Last Thursday, November 6th, was the 7th anniversary of the tragic deaths of my nephew Chia and his bride Hana who were killed on their wedding day.
Chia had booked a chalet beside Lake Dokan in Suliemaniah province, Kurdistan for their honeymoon and following their wedding celebrations with their happy families they travelled to the tourist resort and the prefab chalet. The following morning their families were to receive the unbelievable news that the happy bride and groom had died within hours of checking into the chalet. The families were told that they had died together from smoke inhalation when a fire broke out in the chalet as they slept. The families were told, verbally, that the fire had been caused by an electrical fault but there was no official explanation given only that they had died from smoke inhalation.
The death of Chia and Hana, a young, happy couple who were killed on the night of their wedding was met with sadness and disbelief throughout Kurdistan. Their families and friends who had wished them well in their married life only hours before were left devastated by the tragic news that they received the day after the wedding. Since that tragic day the two families have gone every week to the grave yard where the grave of the tragic couple lies.
In this case the grieving families were not given the respect of a full, official investigation into the tragedy. There were no official post mortems, accident investigation or judicial investigation into what had caused the fire. To make matters worse it had soon become common knowledge that the chalet was owned by a brother of a well known politician who had the chalet refurbished and rented out again within days of the fatalities.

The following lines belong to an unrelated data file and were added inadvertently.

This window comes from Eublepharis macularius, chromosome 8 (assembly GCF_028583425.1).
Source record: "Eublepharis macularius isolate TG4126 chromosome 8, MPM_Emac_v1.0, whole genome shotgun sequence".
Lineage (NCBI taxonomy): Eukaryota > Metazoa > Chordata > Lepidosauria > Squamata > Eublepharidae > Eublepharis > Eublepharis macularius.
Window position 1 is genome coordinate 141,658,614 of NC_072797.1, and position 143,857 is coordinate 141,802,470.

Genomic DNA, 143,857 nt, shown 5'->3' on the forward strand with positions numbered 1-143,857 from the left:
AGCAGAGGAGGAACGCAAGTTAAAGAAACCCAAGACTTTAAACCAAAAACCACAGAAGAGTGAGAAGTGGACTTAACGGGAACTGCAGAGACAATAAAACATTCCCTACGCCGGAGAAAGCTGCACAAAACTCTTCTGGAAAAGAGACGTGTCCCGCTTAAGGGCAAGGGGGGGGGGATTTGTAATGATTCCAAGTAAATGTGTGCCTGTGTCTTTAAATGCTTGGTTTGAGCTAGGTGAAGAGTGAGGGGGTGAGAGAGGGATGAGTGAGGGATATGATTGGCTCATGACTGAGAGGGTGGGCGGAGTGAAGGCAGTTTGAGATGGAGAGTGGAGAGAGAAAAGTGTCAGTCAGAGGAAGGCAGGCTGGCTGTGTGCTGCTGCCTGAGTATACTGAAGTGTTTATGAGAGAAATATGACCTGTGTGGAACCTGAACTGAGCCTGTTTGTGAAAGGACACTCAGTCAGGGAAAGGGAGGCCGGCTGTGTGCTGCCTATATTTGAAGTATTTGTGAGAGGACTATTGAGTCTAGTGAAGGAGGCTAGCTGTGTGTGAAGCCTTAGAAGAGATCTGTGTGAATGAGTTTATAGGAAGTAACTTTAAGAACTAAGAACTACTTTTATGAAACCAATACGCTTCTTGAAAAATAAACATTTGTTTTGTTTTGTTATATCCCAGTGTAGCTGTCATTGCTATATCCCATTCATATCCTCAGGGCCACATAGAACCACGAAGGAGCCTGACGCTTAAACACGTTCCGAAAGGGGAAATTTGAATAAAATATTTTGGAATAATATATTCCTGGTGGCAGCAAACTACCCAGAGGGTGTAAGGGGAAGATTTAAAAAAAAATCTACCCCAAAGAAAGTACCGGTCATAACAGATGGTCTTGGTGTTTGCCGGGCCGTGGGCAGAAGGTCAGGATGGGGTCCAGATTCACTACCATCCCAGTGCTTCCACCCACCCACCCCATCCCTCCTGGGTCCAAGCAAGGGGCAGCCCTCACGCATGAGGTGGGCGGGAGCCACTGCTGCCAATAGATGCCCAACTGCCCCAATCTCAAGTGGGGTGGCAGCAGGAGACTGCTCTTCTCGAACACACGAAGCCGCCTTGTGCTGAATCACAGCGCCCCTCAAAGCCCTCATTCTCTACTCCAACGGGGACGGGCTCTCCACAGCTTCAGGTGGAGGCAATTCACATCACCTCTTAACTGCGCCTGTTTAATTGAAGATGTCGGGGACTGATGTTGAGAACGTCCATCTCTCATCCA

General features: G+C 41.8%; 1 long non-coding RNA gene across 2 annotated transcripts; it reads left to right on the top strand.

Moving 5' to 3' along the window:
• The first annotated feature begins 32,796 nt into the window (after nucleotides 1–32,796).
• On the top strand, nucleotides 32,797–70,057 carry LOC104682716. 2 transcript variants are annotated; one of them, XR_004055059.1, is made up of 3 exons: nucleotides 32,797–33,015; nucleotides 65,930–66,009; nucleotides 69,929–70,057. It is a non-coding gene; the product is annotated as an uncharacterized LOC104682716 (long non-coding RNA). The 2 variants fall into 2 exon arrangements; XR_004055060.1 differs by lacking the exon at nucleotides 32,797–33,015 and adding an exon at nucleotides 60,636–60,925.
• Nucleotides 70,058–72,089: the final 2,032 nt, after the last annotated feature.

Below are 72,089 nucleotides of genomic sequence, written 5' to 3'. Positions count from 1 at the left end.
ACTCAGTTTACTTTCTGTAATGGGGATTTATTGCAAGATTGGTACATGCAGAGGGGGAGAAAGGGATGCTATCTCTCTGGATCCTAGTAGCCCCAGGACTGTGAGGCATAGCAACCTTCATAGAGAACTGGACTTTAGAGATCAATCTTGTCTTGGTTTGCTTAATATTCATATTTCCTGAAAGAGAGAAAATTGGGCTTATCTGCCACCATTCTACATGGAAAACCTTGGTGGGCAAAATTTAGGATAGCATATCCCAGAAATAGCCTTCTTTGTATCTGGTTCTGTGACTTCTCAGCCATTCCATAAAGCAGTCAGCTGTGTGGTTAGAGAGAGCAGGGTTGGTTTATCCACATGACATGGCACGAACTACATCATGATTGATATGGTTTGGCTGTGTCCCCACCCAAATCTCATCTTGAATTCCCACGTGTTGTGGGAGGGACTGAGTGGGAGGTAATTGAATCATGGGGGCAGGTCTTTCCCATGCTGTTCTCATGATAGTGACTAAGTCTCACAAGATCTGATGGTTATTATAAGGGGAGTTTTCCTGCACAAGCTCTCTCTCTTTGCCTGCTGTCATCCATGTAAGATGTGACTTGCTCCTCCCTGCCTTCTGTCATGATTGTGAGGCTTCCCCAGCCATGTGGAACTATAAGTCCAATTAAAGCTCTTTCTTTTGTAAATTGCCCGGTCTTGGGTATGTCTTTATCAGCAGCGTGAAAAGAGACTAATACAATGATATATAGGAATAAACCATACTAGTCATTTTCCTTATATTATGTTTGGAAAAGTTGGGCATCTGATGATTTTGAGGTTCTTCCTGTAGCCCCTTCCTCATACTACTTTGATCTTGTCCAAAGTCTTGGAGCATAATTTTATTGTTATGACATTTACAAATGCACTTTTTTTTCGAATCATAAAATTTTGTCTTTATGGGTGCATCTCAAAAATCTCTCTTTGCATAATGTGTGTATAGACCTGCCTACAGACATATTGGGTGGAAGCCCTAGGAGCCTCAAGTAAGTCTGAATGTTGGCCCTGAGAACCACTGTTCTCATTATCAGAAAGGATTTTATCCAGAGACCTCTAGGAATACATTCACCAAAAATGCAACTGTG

I know my sister, Chia’s mother, on one occasion was called by a judge who asked her if she would like to receive some form of compensation for her loss. Her reply to this was that yes, she would like to see the building of a school that was named in memory of Hana and Chia. That call was over six years ago and she has heard nothing since then, not from the court or from the Government. When I questioned her about how she felt over the lack of justice in the deaths of her son and daughter-in-law, she said that she did not expect to receive any justice when there were ‘big sharks’ involved.
While the owner of the tourist resort continues to make his profits and has not been challenged in any way over the deaths of a young couple in the chalet he owned my sister is left to mourn her beloved son and his young bride and questions that have never been answered. Even the hope of a school built, in their memory, where the children of others could be educated has become a dream with no prospects of being fulfilled.
Meanwhile we seem to be living in a society that has no hand at the helm and there is a marked division between the rich and the poor. How can people respect our government, laws and enforcement agencies when life here has become a matter of how rich you are and who you know, with the right connections you do well but without those connections you will not. It reminds me of George Orwell’s famous book ‘Animal Farm’ from which I quote “All are equal but some are more equal than others.”
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